Keep It Simple, Stupid
Question Three: Why don’t the tools break in the cold temperatures? Do all the joints expand and contract at different rates as the temperatures fluctuate? (by Avril Hall-Evitts)
This is a major problem that we face here. 99% of the time if we have a problem it will be due to something outside failing or about to fail. The cold makes even the simplest of things almost impossible to achieve and you can only spend so long working outside in these temps. For instance, I had to work outside all day yesterday [actually, Tuesday] in temps down to around -35C, not including wind chill. Anything that’s not well-insulated will freeze. Electric cables turn into stiff long snakes that want to go anywhere apart from where you need them to, my gas burning regulators froze after 30 minutes and stopped supplying me with oxygen. Any tool with a plastic handle on will shatter on impact and going with my usual methods of engineering, (if it doesn’t work first time, get a bigger hammer) this could cause trouble. Even in the shelter of our storage container things stop working. We had to defrost the generator that powers the welder inside our larger plant room just to get her started.
I would work for 30 minutes, then move all of the tools back into the warm to give them chance to defrost before taking them out for another session.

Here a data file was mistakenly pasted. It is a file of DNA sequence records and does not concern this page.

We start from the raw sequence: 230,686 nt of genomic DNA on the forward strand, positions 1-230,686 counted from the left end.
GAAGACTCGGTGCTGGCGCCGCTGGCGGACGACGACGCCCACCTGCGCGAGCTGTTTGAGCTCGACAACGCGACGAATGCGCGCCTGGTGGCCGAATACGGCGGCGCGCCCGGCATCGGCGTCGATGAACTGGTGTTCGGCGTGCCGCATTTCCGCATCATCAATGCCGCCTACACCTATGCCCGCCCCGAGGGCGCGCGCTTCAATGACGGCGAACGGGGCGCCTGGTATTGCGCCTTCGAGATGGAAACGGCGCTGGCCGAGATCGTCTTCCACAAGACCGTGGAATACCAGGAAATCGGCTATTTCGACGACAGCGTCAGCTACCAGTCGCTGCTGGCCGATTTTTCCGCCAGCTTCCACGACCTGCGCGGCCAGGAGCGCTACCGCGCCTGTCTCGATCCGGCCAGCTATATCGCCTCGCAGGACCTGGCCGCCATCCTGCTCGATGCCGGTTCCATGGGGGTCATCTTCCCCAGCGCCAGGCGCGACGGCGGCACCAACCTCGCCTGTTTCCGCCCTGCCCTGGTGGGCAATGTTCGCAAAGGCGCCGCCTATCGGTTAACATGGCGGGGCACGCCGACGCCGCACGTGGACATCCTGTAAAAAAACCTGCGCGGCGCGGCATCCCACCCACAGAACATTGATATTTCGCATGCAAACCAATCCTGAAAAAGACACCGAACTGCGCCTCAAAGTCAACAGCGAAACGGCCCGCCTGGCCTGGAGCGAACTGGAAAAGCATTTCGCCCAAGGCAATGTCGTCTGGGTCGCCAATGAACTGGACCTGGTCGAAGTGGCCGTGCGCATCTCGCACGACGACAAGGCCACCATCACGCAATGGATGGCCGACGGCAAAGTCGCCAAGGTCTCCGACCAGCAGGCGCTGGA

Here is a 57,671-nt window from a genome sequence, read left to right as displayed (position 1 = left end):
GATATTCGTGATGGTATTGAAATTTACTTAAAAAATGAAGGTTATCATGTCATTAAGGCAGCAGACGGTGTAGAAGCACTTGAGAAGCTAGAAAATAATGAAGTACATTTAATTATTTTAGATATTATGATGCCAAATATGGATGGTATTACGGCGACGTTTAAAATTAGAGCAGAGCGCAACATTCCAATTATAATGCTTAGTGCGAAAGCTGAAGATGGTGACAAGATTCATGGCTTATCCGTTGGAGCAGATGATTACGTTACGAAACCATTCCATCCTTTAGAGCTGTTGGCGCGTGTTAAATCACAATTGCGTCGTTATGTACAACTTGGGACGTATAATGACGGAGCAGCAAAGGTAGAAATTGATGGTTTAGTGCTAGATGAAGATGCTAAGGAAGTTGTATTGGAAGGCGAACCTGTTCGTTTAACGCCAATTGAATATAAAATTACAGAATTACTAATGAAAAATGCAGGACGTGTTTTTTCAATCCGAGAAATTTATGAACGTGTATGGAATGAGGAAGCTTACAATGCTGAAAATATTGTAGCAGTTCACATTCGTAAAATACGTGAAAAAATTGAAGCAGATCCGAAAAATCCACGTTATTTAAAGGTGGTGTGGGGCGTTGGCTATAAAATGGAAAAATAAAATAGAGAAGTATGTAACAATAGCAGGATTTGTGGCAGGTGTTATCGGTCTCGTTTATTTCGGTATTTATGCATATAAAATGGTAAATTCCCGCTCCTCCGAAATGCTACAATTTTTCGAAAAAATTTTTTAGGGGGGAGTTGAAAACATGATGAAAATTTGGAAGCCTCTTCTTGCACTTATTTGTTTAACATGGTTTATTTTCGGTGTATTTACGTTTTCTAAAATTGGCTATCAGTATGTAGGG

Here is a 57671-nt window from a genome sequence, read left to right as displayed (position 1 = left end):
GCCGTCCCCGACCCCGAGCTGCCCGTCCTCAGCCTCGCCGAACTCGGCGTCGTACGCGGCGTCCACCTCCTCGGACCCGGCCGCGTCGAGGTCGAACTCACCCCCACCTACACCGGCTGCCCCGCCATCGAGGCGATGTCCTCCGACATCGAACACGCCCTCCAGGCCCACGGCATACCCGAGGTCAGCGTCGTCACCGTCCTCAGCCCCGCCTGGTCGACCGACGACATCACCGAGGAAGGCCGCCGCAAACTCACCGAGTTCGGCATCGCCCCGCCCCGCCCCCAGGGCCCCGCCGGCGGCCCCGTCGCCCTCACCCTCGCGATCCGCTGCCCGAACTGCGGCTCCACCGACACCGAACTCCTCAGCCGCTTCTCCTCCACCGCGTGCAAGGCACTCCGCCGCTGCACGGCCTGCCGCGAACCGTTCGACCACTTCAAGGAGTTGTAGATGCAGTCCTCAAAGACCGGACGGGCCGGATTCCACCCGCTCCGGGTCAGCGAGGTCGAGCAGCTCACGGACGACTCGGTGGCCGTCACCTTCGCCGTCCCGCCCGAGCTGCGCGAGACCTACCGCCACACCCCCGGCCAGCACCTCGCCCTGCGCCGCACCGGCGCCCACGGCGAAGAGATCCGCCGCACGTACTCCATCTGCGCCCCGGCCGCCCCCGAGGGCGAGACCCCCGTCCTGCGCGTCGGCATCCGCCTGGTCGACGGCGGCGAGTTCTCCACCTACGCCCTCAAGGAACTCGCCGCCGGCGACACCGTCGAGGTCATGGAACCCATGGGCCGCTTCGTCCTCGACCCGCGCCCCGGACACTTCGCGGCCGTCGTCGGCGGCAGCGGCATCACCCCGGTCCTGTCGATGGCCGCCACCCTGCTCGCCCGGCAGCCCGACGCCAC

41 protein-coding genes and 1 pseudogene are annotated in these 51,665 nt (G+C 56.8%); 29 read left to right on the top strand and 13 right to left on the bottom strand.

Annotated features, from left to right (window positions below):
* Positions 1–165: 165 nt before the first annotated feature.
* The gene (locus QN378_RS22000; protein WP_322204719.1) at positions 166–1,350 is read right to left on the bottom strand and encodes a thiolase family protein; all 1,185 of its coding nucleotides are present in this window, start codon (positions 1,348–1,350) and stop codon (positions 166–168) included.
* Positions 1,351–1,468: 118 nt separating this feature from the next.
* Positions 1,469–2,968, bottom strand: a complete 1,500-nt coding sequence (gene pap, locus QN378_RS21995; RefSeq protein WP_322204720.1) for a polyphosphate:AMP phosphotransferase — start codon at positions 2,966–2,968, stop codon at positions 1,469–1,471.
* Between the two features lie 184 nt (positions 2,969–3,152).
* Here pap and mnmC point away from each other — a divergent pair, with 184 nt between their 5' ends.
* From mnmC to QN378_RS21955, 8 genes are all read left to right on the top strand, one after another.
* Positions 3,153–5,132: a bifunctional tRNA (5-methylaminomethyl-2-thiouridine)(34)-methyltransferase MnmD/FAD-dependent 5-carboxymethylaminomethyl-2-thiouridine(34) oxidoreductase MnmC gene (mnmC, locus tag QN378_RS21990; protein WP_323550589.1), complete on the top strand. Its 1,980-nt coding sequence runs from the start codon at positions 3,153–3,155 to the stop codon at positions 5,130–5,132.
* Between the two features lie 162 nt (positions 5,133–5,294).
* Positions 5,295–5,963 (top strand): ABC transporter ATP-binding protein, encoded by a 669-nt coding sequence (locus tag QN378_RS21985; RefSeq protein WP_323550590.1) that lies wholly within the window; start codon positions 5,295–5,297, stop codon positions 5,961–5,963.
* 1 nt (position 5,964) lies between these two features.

Luckily our tool sponsor is the amazing Snap-On, so all of our tools are of the highest quality and tend to last well outside. We do have a large selection of battery-powered drills, impact guns, torches and grinders; however, the worst thing for a battery is the cold so they don’t last that long.
The joints in the Cats certainly do have a hard time of it, freezing down to minus 30C at night then warming up to 100C in places on the machines during the travelling hours. Luckily we have two very experienced and methodical Cat engineers who won’t let a single inspection go past its hourly rate for fear of something going wrong.
The mantra for all things in cold environments, especially Antarctica, is to ‘keep it simple, stupid’. If a pen freezes in these temps, use a pencil. The same goes for everything we have here. If it’s too complicated then it will go wrong, so try and keep to the simplest, easiest and quickest methods of engineering.